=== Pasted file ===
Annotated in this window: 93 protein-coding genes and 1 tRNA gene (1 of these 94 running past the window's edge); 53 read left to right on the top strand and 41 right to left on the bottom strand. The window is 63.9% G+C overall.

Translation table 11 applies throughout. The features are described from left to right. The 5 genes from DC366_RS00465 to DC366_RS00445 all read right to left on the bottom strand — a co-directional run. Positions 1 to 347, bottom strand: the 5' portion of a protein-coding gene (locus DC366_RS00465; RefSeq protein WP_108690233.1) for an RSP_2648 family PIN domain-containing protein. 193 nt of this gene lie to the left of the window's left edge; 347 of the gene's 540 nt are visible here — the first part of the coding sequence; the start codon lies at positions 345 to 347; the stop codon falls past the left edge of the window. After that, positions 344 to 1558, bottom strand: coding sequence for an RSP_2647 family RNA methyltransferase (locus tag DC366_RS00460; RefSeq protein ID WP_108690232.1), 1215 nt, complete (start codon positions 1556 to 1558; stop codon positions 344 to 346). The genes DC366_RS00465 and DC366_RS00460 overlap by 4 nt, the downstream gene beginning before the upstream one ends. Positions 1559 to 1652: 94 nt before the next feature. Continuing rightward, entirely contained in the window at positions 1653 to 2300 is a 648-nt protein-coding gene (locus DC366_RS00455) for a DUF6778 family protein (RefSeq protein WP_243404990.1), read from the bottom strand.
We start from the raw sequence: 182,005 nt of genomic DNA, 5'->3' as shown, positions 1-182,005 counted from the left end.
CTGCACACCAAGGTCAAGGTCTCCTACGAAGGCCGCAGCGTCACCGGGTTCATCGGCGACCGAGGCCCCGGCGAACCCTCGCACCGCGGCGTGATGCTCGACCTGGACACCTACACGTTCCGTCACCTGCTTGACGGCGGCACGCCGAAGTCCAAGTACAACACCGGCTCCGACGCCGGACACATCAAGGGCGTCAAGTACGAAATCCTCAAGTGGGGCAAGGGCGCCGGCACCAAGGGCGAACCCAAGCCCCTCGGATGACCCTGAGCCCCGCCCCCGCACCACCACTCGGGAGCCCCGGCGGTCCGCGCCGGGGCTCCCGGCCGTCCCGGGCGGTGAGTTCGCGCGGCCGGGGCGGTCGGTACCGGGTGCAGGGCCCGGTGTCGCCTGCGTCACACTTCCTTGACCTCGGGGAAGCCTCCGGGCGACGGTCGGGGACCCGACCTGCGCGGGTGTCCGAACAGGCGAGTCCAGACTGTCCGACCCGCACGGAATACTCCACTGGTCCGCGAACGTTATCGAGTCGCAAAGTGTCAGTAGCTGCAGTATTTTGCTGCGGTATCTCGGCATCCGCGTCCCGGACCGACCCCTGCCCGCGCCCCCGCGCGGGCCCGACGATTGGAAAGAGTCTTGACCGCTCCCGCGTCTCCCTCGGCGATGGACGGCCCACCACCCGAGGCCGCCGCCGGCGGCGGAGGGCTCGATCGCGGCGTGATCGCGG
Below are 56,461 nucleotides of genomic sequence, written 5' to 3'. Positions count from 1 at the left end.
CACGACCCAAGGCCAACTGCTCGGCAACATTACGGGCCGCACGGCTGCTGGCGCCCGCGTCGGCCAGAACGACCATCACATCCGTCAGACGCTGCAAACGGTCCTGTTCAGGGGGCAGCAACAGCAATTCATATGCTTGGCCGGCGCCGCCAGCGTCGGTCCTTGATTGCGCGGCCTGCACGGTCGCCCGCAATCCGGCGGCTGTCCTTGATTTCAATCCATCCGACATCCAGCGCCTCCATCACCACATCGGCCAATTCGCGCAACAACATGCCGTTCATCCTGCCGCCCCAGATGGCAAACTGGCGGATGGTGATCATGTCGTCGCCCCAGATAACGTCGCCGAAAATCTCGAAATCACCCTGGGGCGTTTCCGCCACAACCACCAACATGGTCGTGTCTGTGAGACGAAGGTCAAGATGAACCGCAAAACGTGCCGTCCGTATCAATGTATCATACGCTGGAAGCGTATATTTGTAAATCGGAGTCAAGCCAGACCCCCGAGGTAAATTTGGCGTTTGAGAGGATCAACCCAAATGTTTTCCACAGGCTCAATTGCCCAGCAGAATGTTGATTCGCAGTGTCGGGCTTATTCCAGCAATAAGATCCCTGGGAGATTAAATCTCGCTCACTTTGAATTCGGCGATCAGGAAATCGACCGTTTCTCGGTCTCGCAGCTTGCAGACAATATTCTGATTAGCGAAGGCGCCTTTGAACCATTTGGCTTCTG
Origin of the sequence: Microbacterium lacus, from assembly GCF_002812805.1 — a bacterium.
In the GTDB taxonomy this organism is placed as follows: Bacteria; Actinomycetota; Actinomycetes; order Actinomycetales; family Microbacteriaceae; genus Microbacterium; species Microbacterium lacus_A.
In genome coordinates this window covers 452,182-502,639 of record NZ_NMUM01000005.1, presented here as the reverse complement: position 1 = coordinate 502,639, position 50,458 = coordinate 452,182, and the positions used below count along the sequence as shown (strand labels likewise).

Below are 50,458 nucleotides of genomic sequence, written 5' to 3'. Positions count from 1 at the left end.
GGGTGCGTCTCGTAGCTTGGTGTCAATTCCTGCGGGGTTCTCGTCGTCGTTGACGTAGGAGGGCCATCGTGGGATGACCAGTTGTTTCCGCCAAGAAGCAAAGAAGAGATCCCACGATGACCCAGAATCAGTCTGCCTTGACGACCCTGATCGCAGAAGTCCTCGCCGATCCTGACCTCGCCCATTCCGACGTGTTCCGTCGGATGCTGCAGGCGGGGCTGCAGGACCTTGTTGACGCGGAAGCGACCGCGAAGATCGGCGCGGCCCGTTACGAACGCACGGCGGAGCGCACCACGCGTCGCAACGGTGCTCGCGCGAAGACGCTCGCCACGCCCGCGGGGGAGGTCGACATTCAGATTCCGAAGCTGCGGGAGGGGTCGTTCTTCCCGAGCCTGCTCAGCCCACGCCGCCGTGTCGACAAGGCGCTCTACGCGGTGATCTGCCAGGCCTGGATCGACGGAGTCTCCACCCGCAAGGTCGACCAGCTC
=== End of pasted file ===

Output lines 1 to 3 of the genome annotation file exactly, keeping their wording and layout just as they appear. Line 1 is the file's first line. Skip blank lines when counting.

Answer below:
Annotated in this window: 93 protein-coding genes and 1 tRNA gene (1 of these 94 running past the window's edge); 53 read left to right on the top strand and 41 right to left on the bottom strand. The window is 63.9% G+C overall.

Translation table 11 applies throughout. The features are described from left to right. The 5 genes from DC366_RS00465 to DC366_RS00445 all read right to left on the bottom strand — a co-directional run. Positions 1 to 347, bottom strand: the 5' portion of a protein-coding gene (locus DC366_RS00465; RefSeq protein WP_108690233.1) for an RSP_2648 family PIN domain-containing protein. 193 nt of this gene lie to the left of the window's left edge; 347 of the gene's 540 nt are visible here — the first part of the coding sequence; the start codon lies at positions 345 to 347; the stop codon falls past the left edge of the window. After that, positions 344 to 1558, bottom strand: coding sequence for an RSP_2647 family RNA methyltransferase (locus tag DC366_RS00460; RefSeq protein ID WP_108690232.1), 1215 nt, complete (start codon positions 1556 to 1558; stop codon positions 344 to 346). The genes DC366_RS00465 and DC366_RS00460 overlap by 4 nt, the downstream gene beginning before the upstream one ends. Positions 1559 to 1652: 94 nt before the next feature. Continuing rightward, entirely contained in the window at positions 1653 to 2300 is a 648-nt protein-coding gene (locus DC366_RS00455) for a DUF6778 family protein (RefSeq protein WP_243404990.1), read from the bottom strand.
We start from the raw sequence: 182,005 nt of genomic DNA, 5'->3' as shown, positions 1-182,005 counted from the left end.